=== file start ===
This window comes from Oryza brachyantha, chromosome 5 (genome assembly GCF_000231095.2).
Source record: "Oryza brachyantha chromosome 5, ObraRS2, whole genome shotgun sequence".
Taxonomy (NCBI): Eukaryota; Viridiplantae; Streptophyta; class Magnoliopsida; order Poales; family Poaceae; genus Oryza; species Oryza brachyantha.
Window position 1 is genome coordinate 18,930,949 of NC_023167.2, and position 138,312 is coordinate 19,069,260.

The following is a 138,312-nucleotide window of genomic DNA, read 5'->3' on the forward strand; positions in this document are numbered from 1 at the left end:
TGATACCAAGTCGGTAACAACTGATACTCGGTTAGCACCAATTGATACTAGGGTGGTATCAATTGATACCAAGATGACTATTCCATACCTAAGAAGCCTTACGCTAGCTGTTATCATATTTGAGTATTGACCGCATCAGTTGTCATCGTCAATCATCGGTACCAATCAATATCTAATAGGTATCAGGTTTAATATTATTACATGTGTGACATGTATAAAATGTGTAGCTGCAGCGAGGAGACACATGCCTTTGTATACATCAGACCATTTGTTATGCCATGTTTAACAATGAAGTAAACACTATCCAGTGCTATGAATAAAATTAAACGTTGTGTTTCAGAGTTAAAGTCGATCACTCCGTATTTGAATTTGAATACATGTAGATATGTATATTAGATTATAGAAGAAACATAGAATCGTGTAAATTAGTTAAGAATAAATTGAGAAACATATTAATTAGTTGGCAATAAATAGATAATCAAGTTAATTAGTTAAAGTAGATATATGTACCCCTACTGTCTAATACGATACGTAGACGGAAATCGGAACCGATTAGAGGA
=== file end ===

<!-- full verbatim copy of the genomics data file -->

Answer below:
This window comes from Oryza brachyantha, chromosome 5 (genome assembly GCF_000231095.2).
Source record: "Oryza brachyantha chromosome 5, ObraRS2, whole genome shotgun sequence".
Taxonomy (NCBI): Eukaryota; Viridiplantae; Streptophyta; class Magnoliopsida; order Poales; family Poaceae; genus Oryza; species Oryza brachyantha.
Window position 1 is genome coordinate 18,930,949 of NC_023167.2, and position 138,312 is coordinate 19,069,260.

The following is a 138,312-nucleotide window of genomic DNA, read 5'->3' on the forward strand; positions in this document are numbered from 1 at the left end:
TGATACCAAGTCGGTAACAACTGATACTCGGTTAGCACCAATTGATACTAGGGTGGTATCAATTGATACCAAGATGACTATTCCATACCTAAGAAGCCTTACGCTAGCTGTTATCATATTTGAGTATTGACCGCATCAGTTGTCATCGTCAATCATCGGTACCAATCAATATCTAATAGGTATCAGGTTTAATATTATTACATGTGTGACATGTATAAAATGTGTAGCTGCAGCGAGGAGACACATGCCTTTGTATACATCAGACCATTTGTTATGCCATGTTTAACAATGAAGTAAACACTATCCAGTGCTATGAATAAAATTAAACGTTGTGTTTCAGAGTTAAAGTCGATCACTCCGTATTTGAATTTGAATACATGTAGATATGTATATTAGATTATAGAAGAAACATAGAATCGTGTAAATTAGTTAAGAATAAATTGAGAAACATATTAATTAGTTGGCAATAAATAGATAATCAAGTTAATTAGTTAAAGTAGATATATGTACCCCTACTGTCTAATACGATACGTAGACGGAAATCGGAACCGATTAGAGGA